In my family, the golden-crisp, spud-studded nuggets were a weeknight go-to. And though a cluster of tots may not seem like the most proper side dish alongside my mom’s creamy, vermouth-spiked slow-cooker chicken with steamed broccoli, it worked for us (and it was much easier than boiling potatoes and mashing them!). Tots were also a lunchtime staple, sometimes crunchy, sometimes soggy, always tolerable cafeteria comfort. I loved tots at their best and at their worst and that’s true love, right?
Recently, I’ve noticed that tots have enjoyed a renaissance on Pinterest boards, Instagram feeds, and hip blogs. But instead of embracing the convenience of this freezer-to-oven-to-plate power starch, a lot of cooks tout their own homemade versions of the nostalgic treat.
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I don’t tend to shy away from a quirky internet trend. But when it comes to matters of the tot, I’m not looking for an arts and crafts project; I’m looking for the weeknight dinner hero I grew up with. For me, tots are about ease and indulgence.
You might be thinking, “Wow, Grant, you can really tot the tot, but can you walk the walk?
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Yes. Yes, I can.
But rather than completely reinvent the tot, I wanted to give the frozen version a makeover that’s as easy as it is unexpected. Rummaging through my spice cabinet, I happened upon a favorite ingredient of mine, the perfect candidate for perking up a bag of frozen tots: Szechuan peppercorns.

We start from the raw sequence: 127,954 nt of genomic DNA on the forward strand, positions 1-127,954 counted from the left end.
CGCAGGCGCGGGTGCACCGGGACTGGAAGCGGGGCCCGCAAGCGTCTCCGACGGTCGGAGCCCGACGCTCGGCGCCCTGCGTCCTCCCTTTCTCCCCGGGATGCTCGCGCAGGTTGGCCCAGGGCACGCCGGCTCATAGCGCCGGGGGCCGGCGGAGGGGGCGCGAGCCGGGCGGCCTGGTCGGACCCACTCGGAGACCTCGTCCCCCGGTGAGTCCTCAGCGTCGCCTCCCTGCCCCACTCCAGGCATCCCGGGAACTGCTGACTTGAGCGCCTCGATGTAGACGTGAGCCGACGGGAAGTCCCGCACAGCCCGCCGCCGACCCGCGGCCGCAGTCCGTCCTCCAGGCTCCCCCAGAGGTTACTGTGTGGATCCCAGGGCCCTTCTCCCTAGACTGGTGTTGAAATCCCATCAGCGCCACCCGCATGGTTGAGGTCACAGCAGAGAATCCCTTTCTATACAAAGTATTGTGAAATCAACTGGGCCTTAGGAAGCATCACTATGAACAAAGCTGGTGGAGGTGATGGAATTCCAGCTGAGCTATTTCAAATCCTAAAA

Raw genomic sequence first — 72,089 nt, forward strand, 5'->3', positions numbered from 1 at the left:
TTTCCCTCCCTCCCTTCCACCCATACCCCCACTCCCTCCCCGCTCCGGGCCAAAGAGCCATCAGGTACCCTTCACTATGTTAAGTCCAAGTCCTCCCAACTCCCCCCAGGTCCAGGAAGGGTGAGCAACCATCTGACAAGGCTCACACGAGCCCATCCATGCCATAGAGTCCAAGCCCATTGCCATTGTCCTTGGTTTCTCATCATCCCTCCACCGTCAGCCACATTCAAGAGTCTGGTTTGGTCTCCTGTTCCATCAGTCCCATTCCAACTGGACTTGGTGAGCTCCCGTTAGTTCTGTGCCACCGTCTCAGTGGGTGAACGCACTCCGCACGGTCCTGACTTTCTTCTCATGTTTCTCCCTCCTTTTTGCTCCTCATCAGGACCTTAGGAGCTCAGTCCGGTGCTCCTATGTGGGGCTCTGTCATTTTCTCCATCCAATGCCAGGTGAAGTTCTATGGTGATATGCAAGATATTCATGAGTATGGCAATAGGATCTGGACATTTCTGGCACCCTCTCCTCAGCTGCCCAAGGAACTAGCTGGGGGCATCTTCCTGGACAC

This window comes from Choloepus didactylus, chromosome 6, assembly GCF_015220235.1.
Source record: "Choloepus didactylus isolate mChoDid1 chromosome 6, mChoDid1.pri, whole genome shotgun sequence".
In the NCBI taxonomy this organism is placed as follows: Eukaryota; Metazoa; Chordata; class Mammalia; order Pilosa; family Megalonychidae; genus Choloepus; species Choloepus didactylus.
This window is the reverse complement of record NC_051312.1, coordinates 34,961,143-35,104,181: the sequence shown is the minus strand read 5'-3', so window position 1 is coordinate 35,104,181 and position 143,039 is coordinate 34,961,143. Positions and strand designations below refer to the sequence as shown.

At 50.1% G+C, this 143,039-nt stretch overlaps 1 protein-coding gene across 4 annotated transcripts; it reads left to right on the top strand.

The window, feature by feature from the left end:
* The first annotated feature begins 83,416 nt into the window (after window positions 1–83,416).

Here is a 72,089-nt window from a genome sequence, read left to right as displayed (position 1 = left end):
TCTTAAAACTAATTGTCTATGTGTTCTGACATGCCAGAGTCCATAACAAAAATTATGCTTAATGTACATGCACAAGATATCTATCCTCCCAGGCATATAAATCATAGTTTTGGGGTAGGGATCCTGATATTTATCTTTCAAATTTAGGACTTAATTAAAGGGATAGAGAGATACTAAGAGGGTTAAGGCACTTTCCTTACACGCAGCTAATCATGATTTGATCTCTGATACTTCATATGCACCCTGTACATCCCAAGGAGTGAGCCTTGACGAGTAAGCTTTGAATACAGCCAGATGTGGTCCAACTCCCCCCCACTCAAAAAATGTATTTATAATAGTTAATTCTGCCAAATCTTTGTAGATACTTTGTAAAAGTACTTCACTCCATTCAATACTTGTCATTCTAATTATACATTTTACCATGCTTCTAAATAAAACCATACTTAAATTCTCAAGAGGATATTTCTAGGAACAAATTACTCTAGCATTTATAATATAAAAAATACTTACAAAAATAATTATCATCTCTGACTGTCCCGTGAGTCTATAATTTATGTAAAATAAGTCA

While the tots were baking away, I blitzed the tingly pepper in my spice grinder with red pepper flakes, dried garlic, and salt. I gave the coarse spice mix a whiff. My lips puckered, my mouth watered, and my stomach got butterflies.
I tossed the warm tots with the spice mixture and gave one a taste.
For a second, my life was a page out of a comic book. Upon initial crunch, the sharp spice was a one-two power punch, followed by a tingling sensation that lingered. I ate another, smacked my lips. They were dangerously addictive.
But to cool them down a bit, I mixed up a quick dipping sauce of mayonnaise and sesame oil. (This, of course, isn’t necessary, but I highly suggest it.)
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